Cop shows are all about flailing around for a few minutes, followed by a hacker/database identifying the subject and dispatch of the SWAT team. If the computers are down, the good guy beats up the suspect. If the show is on CBS, they do some sort of amazing thing using their MS Surface while driving a Chevy-something. (Bad guys like Fords and Chryslers)
Talk to a real cop. Whiz bang technology is the exception, not the rule. Successful detectives usually use their connections with the community to put two and two together.
I never suspected that I'm bad to the bone.
Violence in its ultimate form. A viewer who associates him/herself with the protagonist gets the feeling of being a righteous God exerting the punishment. An irresistible catnip for "good people with values".
In "24" it was some scene where Jack Bauer had to shoot and kill one of his own guys in order to not blow his cover. I tapped out.
In "Boardwalk" I lasted all the way to some scene where some poor sap got buried up to his neck on a beach and then they took a shovel to his head. That was it for me, no thanks.
It makes me think of something I recently read:
No torture in this one, but... well.
This in turn seems to be directly inspired by Nineteen Eighty-Four. When Winston is being tortured, O'Brien puts up four fingers and insists (under torture) that Winston sees five.
In most accounts, the distress caused by endless indoctrination, public denunciation, and self-criticism was worse than physical torture. Physical pain still allows the victim to retreat into himself. After days, months, years of mental torture there is no longer a self to retreat into. Besides self-abasement, victims were made to show their sincerity by persecuting others, sometimes friends or relatives. In many cases, suicide was the only way out. But ideally, if a person had finally reached the stage when his confessions were totally convincing, there was no longer any gap between acting and natural behavior, between faked and true thoughts. The process ended, in the phrase of a Chinese former victim, with “the physical and mental liquidation of oneself by oneself.”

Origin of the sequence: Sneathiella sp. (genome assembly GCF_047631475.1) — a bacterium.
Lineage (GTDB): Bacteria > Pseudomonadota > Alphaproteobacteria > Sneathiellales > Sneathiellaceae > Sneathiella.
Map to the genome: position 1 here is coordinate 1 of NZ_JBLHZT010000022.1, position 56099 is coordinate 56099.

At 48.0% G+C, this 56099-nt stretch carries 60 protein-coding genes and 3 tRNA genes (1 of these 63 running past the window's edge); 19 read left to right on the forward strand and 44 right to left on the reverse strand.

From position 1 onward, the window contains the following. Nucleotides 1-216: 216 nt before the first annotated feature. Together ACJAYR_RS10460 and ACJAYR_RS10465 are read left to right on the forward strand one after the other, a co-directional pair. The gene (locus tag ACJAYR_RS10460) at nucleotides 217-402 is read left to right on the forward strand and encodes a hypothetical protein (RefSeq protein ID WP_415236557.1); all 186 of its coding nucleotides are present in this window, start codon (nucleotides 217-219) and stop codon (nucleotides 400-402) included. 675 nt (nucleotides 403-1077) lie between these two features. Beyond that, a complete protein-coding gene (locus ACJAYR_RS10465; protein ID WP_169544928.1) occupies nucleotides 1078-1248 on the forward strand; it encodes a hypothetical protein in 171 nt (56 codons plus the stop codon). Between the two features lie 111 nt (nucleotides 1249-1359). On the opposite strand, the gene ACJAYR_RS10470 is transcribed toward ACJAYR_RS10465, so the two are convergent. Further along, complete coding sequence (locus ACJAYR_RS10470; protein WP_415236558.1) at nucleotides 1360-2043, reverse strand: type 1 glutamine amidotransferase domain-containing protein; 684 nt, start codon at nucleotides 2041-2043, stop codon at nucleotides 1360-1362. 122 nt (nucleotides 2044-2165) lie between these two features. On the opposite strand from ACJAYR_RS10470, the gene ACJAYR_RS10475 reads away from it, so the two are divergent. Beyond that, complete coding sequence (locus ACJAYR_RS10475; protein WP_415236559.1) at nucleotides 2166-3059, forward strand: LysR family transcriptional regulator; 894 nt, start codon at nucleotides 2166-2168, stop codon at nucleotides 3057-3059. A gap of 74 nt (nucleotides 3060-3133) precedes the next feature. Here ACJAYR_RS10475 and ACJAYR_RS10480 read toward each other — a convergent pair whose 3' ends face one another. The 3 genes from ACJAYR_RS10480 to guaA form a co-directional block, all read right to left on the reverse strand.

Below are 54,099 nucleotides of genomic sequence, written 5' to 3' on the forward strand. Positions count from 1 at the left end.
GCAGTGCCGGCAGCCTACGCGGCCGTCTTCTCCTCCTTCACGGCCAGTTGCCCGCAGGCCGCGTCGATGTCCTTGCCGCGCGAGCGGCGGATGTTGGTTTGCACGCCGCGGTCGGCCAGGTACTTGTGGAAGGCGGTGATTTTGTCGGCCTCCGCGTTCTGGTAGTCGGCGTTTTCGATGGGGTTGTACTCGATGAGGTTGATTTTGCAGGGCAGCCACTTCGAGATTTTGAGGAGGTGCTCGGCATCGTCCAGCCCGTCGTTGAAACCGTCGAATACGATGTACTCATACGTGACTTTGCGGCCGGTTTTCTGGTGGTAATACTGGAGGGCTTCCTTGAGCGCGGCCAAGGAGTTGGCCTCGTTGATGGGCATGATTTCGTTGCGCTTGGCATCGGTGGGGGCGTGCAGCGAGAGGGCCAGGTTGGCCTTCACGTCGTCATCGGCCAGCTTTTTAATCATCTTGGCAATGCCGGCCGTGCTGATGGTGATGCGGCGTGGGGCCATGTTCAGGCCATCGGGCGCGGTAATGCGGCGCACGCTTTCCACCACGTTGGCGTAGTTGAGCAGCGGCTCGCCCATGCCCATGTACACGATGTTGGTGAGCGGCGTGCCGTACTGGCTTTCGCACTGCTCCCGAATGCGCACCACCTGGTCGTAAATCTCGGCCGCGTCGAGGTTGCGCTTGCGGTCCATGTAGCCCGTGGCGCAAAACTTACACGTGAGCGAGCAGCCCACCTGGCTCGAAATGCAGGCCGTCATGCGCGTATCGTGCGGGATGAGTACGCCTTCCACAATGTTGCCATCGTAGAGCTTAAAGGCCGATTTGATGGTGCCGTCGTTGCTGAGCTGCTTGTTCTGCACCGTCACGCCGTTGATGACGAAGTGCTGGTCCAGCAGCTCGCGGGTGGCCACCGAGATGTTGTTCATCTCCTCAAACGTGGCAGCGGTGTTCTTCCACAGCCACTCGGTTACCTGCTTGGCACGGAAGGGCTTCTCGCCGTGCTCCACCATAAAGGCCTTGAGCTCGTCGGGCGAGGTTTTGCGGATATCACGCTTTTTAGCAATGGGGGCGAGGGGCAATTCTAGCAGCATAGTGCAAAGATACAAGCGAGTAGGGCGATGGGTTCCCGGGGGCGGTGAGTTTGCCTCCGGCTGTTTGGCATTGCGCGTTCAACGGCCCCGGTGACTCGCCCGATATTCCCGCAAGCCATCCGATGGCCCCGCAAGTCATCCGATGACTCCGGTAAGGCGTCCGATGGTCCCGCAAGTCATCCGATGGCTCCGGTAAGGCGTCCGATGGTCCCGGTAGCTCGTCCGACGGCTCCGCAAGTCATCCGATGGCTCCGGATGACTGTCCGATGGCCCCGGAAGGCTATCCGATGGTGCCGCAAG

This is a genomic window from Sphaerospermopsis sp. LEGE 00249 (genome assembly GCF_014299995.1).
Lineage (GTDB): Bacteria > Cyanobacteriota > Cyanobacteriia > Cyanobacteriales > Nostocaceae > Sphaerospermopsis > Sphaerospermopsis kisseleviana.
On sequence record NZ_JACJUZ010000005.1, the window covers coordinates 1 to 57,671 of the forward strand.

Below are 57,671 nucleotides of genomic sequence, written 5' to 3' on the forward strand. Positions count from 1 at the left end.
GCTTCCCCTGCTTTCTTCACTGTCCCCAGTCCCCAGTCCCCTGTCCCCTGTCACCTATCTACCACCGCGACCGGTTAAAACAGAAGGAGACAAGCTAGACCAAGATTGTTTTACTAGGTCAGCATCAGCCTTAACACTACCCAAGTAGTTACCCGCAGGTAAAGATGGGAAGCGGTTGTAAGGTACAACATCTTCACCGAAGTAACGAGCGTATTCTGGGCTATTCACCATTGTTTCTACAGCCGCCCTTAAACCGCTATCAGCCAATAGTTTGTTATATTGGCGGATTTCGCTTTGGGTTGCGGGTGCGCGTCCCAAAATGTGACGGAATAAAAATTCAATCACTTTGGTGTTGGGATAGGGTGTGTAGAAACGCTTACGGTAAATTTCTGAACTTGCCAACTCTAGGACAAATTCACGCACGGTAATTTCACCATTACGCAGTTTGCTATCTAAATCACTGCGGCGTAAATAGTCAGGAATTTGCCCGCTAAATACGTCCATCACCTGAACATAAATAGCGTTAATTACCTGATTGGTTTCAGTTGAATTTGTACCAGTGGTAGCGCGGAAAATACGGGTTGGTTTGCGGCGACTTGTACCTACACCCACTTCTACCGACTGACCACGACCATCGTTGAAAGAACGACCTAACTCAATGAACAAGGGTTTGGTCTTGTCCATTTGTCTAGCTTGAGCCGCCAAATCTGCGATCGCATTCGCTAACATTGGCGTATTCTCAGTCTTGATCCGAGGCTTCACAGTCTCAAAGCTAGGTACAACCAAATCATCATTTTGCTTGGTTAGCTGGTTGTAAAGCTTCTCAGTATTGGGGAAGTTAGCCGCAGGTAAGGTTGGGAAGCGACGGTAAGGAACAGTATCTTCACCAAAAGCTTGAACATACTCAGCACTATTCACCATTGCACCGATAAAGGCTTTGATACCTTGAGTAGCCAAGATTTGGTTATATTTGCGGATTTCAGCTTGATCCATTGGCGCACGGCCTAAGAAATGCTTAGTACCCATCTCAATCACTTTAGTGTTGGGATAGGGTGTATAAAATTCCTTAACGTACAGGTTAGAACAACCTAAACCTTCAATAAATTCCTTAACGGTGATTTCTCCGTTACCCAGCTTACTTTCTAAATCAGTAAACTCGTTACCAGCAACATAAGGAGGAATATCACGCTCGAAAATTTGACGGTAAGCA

I was utterly baffled by the top comment's focus on Star Trek (I figured out what "TNG" meant) when there was no mention whatsoever in the article.
Slate's got a good discussion of the piece:
I say that because its not just the episodes its self, which is brilliant, its the fact that by the time you get to that episode it really means something. There is a hell of a lot riding on the torture of Sheridan. The TNG episode, while in itself brilliant, sort comes out of no where.
(Yes, Babylon 5 is my Linux/Mac. Of course there is opinion to the contrary, but Im openly deaf to them.)
You just have to say "no, I won't" one more time than they can say "yes, you will".
It's hardly news that watching that kind of stuff gives you opinions that make you a worse person.
The way I see it, fiction has a dark side and a light side. The dark side normalizes and revels in darkness, to shock and allure the audience. The light side is shocked at the darkness and stands against it, to educate and enlighten the audience.
The average American male has access to all the porn he wants, UFC fights, FPSs, and so on. How is a network broadcaster going to shock and allure him in a way that will clear the censors? The list of options is short and torture is on it.
Fiction can only reflect or distort truth, because reality is neither positive and negative nor dark and light, the audience can only choose truth vs. fiction. Objective vs. subjective.
But really we're talking about memory. Lasting effects either conscious or below. The way to remember things is elaboration and repetition. In that way, distortion of truth can only exist when there's limited information, but far more effective is repetition over time AND limited information. You'll only remember the fake stuff.
Moral values are useless to us if we can't use them to decide things about hypothetical situations. In fact, the only way to build and solidify morality (which is memory) is elaboration, more novel experiences and information.
So with that context: Fiction isn't the problem, a stagnant homogenous diet of it is.